Darby brings strong winds, drenching rains to Big Island, Maui - Hawaii News Now - KGMB and KHNL

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Darby brings strong winds, drenching rains to Big Island, Maui

Drenching rains flooded roadways on Maui, and high winds spurred power outages. (Image: Maui County) Drenching rains flooded roadways on Maui, and high winds spurred power outages. (Image: Maui County)
Pahoa Village (Image: Daryl Lee) Pahoa Village (Image: Daryl Lee)
HILO, BIG ISLAND (HawaiiNewsNow) -

Heavy rains and strong winds battered Hawaii Island on Saturday afternoon, as Tropical Storm Darby made landfall about 10 miles from Pahala.

The Central Pacific Hurricane Center said Darby's center made landfall along the Kau Coast about 2 p.m., packing maximum sustained winds of about 40 mph. It's just the fifth named storm since 1949 to make landfall on a Hawaiian island, the center said, and it followed a track similar to Tropical Storm Iselle in 2014.

The storm spurred power outages and swelled streams; wind gusts topping 50 mph were reported from Volcano to Kohala and higher in some areas. In the Puna district, about 1,000 customers lost power when trees fell onto power lines.

Maui also saw heavy rains, downed trees and "pocket power outages," including in upper Olinda and Haliimaile.

And about 3:20 p.m., firefighters rescued an 11-year-old and his father from the swollen Iao Stream. The boy was playing in the river when he tried to go after a Boogie board and was swept up in fast-flowing water. The two were uninjured.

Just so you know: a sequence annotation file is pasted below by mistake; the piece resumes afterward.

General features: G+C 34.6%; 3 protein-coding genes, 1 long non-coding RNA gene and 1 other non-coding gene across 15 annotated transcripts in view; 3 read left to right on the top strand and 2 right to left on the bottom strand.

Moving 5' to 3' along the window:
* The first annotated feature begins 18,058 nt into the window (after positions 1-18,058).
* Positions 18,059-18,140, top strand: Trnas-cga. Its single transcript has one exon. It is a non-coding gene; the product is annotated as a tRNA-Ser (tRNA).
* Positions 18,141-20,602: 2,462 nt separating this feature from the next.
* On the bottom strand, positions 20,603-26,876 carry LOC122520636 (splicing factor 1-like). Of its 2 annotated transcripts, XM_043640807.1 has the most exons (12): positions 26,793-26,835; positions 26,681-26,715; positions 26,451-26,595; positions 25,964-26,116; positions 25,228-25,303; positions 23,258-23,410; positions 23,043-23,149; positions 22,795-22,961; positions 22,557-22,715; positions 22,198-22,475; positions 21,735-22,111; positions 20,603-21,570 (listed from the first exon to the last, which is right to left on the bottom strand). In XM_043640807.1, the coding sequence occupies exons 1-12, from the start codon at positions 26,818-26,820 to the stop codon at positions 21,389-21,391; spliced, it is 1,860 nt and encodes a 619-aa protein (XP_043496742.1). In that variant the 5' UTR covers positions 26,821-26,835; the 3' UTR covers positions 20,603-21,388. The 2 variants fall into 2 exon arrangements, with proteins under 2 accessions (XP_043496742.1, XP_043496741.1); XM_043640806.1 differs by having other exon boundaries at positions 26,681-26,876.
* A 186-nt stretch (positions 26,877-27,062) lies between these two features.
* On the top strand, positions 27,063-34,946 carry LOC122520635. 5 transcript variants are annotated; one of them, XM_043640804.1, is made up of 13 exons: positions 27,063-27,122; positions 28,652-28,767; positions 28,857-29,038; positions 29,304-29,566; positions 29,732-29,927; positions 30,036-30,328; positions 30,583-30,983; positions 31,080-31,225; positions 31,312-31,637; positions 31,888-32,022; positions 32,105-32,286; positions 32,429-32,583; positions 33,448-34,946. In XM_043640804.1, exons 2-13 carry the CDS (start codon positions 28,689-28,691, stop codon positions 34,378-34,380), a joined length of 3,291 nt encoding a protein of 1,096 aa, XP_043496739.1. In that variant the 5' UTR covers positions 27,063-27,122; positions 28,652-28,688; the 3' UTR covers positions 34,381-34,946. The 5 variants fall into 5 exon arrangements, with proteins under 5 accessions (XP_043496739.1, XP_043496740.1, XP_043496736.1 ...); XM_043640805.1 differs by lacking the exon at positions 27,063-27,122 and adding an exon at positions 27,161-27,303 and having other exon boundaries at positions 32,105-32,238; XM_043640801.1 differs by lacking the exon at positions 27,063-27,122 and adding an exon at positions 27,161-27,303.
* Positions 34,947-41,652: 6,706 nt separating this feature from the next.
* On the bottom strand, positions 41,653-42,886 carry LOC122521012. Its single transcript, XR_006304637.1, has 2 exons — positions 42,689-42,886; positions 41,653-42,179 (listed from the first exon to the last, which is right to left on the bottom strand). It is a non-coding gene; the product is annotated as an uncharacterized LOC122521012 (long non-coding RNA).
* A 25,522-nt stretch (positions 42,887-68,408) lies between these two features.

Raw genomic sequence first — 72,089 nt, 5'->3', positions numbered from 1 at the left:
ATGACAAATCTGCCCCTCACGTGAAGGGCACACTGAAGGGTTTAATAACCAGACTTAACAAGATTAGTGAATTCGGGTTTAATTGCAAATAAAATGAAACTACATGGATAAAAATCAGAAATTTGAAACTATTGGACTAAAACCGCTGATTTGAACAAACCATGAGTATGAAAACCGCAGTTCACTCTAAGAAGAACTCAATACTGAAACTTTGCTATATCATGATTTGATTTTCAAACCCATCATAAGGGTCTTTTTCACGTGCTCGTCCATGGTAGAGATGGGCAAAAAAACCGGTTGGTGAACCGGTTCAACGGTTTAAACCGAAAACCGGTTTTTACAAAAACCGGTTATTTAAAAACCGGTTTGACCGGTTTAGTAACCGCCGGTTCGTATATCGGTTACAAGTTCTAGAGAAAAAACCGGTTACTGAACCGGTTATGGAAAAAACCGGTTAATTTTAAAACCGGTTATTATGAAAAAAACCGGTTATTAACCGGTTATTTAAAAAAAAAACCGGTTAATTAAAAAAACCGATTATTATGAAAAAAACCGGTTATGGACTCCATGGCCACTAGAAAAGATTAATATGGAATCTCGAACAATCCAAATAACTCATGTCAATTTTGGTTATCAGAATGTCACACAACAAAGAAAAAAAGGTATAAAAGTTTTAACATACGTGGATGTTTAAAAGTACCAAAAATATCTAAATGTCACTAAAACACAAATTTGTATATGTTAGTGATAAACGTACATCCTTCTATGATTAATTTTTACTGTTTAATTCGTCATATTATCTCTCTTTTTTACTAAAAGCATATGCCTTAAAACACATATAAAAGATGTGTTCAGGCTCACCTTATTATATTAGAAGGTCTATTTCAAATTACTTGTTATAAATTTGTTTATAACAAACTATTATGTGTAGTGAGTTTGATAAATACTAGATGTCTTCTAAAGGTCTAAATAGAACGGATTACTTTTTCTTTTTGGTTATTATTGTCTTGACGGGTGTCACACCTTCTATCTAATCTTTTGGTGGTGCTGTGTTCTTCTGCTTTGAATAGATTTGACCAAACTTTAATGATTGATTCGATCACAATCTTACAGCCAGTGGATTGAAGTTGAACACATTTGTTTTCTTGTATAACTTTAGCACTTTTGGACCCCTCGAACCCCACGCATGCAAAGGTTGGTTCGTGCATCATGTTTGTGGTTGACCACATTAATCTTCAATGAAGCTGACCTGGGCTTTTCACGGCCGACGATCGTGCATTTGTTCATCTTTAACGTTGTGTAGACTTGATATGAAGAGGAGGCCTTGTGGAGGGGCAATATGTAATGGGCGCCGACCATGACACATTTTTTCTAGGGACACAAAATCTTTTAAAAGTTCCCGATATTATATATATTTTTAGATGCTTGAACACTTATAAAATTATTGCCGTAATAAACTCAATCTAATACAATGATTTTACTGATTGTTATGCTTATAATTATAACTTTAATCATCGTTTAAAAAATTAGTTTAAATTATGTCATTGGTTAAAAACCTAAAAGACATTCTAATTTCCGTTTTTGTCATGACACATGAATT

Maui and the Big Island started to see strong winds and heavy rains about mid-day Saturday. There were reports of toppled trees and flooded roads in some areas. On Hana Highway, downed trees were blocking the roadway in three locations.

On Friday evening, winds and surf were picking up on the Big Island and intermittent heavy showers were reported. Friday through Saturday, 226 people stayed in Big Island evacuation shelters and 43 people stayed in Maui shelters.

In advance of the storm, residents flocked to supermarkets and hardware stores to pick up last-minute supplies and storm essentials, including water and batteries.

Authorities also prepared for the storm, closing state forest and park areas and canceling camping permits. County officials have also opened emergency shelters, and are conducting outreach to homeless populations to ensure they’re out of harm’s way.

Mobile users: Click here to see a slideshow of Darby-related impacts.

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